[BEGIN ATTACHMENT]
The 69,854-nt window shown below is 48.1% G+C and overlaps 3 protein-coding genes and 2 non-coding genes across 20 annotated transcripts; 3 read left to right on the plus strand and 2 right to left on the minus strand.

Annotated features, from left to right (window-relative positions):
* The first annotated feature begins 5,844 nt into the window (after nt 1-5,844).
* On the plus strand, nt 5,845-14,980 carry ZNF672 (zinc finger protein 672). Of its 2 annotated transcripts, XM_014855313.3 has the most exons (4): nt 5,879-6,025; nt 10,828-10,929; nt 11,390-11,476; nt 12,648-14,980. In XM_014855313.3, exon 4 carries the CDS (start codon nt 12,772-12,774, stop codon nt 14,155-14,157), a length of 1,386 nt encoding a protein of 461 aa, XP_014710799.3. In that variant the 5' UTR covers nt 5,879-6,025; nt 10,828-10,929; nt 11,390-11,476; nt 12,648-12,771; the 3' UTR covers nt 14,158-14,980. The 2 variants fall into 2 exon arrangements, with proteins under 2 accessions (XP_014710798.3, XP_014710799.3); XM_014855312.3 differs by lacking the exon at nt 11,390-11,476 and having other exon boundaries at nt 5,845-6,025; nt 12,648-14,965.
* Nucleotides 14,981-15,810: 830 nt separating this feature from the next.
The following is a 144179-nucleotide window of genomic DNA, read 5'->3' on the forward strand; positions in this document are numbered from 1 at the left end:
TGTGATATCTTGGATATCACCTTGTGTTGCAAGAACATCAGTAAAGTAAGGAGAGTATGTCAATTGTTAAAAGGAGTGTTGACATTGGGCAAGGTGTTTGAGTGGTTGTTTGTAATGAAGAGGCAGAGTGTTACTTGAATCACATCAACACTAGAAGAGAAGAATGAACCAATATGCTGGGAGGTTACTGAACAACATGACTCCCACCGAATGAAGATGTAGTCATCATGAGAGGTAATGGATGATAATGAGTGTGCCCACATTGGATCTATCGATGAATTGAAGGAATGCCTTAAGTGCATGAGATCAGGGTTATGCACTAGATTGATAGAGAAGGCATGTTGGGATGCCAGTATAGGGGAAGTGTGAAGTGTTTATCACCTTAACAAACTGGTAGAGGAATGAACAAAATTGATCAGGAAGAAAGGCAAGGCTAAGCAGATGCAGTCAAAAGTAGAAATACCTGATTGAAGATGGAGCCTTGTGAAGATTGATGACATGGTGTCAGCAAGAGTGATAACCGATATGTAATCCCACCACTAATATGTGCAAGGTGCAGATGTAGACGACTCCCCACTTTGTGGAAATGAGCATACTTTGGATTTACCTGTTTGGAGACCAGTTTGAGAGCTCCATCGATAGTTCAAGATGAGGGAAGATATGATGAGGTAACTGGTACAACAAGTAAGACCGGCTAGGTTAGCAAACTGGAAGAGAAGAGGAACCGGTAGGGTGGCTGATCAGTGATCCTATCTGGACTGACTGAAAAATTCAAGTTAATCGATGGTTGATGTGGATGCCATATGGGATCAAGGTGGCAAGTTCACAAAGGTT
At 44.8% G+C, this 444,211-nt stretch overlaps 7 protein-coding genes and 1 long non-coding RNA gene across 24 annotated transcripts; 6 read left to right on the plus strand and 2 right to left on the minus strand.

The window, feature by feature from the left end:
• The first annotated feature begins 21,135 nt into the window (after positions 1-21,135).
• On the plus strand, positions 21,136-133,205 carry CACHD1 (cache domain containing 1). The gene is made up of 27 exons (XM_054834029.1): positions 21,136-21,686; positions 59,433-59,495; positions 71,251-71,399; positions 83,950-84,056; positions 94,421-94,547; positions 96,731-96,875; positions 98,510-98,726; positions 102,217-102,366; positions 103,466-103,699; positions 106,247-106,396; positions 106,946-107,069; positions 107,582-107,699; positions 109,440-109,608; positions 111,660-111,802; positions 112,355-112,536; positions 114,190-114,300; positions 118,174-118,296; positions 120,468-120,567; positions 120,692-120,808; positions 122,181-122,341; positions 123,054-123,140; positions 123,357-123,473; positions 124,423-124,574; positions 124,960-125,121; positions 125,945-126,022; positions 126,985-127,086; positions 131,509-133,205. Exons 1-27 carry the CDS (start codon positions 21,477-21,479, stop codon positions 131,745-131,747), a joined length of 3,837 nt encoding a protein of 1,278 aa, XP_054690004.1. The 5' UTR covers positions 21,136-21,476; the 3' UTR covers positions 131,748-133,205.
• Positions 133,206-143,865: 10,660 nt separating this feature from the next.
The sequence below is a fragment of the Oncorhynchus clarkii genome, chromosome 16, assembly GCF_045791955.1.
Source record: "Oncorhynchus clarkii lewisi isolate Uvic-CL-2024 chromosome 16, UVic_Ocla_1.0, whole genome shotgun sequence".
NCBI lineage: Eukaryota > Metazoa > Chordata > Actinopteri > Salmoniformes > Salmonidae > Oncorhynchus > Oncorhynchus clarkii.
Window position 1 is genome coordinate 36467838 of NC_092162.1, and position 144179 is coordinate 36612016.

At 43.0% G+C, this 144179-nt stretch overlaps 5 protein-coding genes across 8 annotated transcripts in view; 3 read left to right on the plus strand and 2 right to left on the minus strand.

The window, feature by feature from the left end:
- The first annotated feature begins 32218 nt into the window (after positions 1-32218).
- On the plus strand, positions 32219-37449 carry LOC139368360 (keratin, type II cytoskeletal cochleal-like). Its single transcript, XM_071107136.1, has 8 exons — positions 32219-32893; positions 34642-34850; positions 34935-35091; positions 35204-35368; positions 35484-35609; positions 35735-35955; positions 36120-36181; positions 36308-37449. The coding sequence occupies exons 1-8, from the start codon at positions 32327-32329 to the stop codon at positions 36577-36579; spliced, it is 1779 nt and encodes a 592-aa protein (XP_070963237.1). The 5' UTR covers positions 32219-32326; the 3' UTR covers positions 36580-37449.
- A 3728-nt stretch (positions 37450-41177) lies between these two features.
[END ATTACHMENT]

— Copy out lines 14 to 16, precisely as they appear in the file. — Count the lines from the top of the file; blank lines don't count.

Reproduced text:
Source record: "Oncorhynchus clarkii lewisi isolate Uvic-CL-2024 chromosome 16, UVic_Ocla_1.0, whole genome shotgun sequence".
NCBI lineage: Eukaryota > Metazoa > Chordata > Actinopteri > Salmoniformes > Salmonidae > Oncorhynchus > Oncorhynchus clarkii.
Window position 1 is genome coordinate 36467838 of NC_092162.1, and position 144179 is coordinate 36612016.